Obama’s 600,000 Fracking-Job Forecast Includes Lawyers, Realtors

Obama Industry Job Forecast Includes Lawyers, Estate Agents
New jobs in oil and gas were added in places such as North Dakota, where producers have spurred a fivefold increase in the Bakken, a geologic formation that stretches from southern Alberta to the northern U.S. Great Plains. Photo: Matthew Staver/Bloomberg

Jan. 26 (Bloomberg) -- The boom in natural gas produced from shale rock will add U.S. jobs, though whether it supports as many as President Barack Obama predicts depends on how you count them, economists say.

In his State of the Union address this week, Obama said hydraulic fracturing, in which a mix of water, sand and chemicals is injected underground to free gas trapped in rock, could support more than 600,000 jobs by the end of the decade.

The estimate was based in part on a forecast by energy researcher IHS Global Insight, which counts people who actually drill as well as “indirect jobs” in associated industries such as lawyers, cement makers and real estate agents, said John Larson, a vice president at IHS and the study’s lead author.

“Our preference is to stick to direct jobs,” Mark Muro, policy director of the Metropolitan Policy Program at the Brookings Institution in Washington, said in an interview. “Once one gets into indirect and induced, it becomes very hard to sort out truly new from reconfiguration of existing jobs.”

According to the IHS report, shale gas production in 2020 will be responsible for 248,721 direct jobs, 369,882 indirect jobs and 504,738 so-called induced jobs, up from 148,143 direct jobs, 193,710 indirect jobs and 259,494 induced jobs in 2010.

Induced jobs are driven by gains in direct drilling jobs and include work in areas such as food services, entertainment and housing, according to IHS.

By Trade Group

The December study was prepared for America’s Natural Gas Alliance, a Washington-based industry group.

“We have a supply of natural gas that can last America nearly 100 years,” Obama said in the Jan. 24 address. “And my administration will take every possible action to safely develop this energy.”

While jobs are being added in oil and gas extraction, the sector is “relatively labor-unintensive,” Michael Feroli, chief U.S. economist at JPMorgan Chase & Co., wrote in a Jan. 20 research note.

“Because oil and gas extraction is so capital intensive, it is a big deal for the capital spending outlook,” Feroli wrote. “The flip side is that it probably won’t be a major driver of employment.”

Payrolls in mining last year rose by 89,300, the most since 1981 and up 13 percent from 2010. Oil and gas extraction accounted for 25,200 of those jobs, the biggest gain in 30 years, according to the Labor Department.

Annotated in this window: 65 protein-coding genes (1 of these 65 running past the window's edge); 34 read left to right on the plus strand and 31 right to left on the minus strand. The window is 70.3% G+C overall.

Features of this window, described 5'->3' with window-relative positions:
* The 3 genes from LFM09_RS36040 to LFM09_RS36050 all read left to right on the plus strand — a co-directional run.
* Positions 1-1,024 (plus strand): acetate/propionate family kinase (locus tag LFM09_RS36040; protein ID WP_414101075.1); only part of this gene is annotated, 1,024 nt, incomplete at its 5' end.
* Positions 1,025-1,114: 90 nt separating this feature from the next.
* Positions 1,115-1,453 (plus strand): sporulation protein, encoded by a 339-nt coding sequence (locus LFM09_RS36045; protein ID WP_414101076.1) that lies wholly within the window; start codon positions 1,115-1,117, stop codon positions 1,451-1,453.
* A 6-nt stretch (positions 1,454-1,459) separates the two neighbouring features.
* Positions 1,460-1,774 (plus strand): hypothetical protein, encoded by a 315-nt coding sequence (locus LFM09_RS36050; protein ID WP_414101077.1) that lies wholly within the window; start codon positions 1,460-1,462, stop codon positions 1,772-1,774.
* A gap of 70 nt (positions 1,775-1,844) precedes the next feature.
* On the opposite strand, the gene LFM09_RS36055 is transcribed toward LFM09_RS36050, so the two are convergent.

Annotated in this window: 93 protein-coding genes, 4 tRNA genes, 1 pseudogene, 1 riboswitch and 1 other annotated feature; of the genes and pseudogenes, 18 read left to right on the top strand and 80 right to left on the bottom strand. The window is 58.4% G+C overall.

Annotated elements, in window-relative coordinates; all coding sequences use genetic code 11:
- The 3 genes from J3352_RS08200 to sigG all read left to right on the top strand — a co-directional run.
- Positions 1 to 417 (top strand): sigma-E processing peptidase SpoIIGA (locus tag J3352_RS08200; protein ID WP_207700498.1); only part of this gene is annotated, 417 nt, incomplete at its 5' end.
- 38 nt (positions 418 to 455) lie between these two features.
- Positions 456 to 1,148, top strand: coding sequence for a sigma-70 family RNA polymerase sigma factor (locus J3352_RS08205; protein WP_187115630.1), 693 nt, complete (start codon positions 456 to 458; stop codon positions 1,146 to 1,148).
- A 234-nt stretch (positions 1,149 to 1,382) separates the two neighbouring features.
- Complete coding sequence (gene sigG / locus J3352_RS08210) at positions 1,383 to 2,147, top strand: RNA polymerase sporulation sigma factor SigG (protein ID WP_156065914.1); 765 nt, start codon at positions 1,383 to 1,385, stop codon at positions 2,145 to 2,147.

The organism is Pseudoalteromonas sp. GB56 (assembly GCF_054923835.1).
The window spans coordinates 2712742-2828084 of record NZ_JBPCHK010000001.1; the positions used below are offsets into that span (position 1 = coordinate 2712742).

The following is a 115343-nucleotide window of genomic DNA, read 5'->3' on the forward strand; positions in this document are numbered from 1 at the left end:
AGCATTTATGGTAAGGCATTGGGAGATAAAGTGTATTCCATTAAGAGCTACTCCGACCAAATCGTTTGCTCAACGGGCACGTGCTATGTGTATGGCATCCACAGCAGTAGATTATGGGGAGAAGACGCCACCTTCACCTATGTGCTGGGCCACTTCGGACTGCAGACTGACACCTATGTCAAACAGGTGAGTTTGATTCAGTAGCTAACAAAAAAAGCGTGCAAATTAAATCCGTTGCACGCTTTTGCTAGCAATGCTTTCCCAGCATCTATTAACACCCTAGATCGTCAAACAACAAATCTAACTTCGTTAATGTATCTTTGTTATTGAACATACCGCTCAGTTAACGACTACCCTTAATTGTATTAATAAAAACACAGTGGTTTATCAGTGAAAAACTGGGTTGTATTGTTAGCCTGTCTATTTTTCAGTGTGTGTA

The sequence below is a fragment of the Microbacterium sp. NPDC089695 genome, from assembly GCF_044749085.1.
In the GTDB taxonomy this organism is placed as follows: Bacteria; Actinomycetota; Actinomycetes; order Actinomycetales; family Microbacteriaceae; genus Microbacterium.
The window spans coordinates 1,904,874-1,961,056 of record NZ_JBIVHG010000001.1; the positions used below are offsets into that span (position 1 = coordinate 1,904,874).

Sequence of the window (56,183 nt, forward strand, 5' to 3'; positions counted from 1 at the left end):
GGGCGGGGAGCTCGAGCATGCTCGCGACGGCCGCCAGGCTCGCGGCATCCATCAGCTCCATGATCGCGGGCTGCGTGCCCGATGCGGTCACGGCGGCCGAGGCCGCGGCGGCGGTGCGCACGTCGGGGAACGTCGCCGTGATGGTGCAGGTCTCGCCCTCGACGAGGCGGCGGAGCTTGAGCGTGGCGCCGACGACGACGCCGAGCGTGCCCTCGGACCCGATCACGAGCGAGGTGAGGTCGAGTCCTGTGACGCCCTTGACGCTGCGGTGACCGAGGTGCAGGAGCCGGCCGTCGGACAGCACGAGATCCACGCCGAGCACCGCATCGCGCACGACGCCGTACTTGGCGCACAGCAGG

North Dakota Growth

New jobs in oil and gas were added in places such as North Dakota, where producers have spurred a fivefold increase in the Bakken, a geologic formation that stretches from southern Alberta to the northern U.S. Great Plains, and in Pennsylvania, where drillers are tapping the Marcellus Shale, a formation that may hold enough gas to supply the U.S. for six years.

Still, job gains in oil and gas are likely to be small compared to the overall economy, according to Feroli.

According to the IHS report, the shale gas sector will account for 1.1 million jobs in 2020, an 87 percent increase over 2010, when so-called induced jobs are counted, Larson said.

“Look at a small town somewhere where a major manufacturer has left and see all the businesses shuttered up,” Larson said in an interview. “These are real jobs. They’re meaningful jobs. They’re important jobs.”

Larson said he briefed White House officials on the report last week.

Hydraulic fracturing or fracking has been criticized by environmental groups such as Boston-based Environment America, for threatening drinking-water supplies. Stephen Fuller, director of the Center for Regional Analysis at George Mason University in Arlington, Virginia, said job forecasts may not include potential environmental harm from fracking.

“It could be the environmental cost is enormous and totally outweighs the economic benefit that’s been touted,” Fuller said in an interview. “People do count things differently, sometimes to make their case.

To contact the reporter on this story: Jim Efstathiou Jr. in New York at jefstathiou@bloomberg.net

To contact the editor responsible for this story: Jon Morgan at jmorgan97@bloomberg.net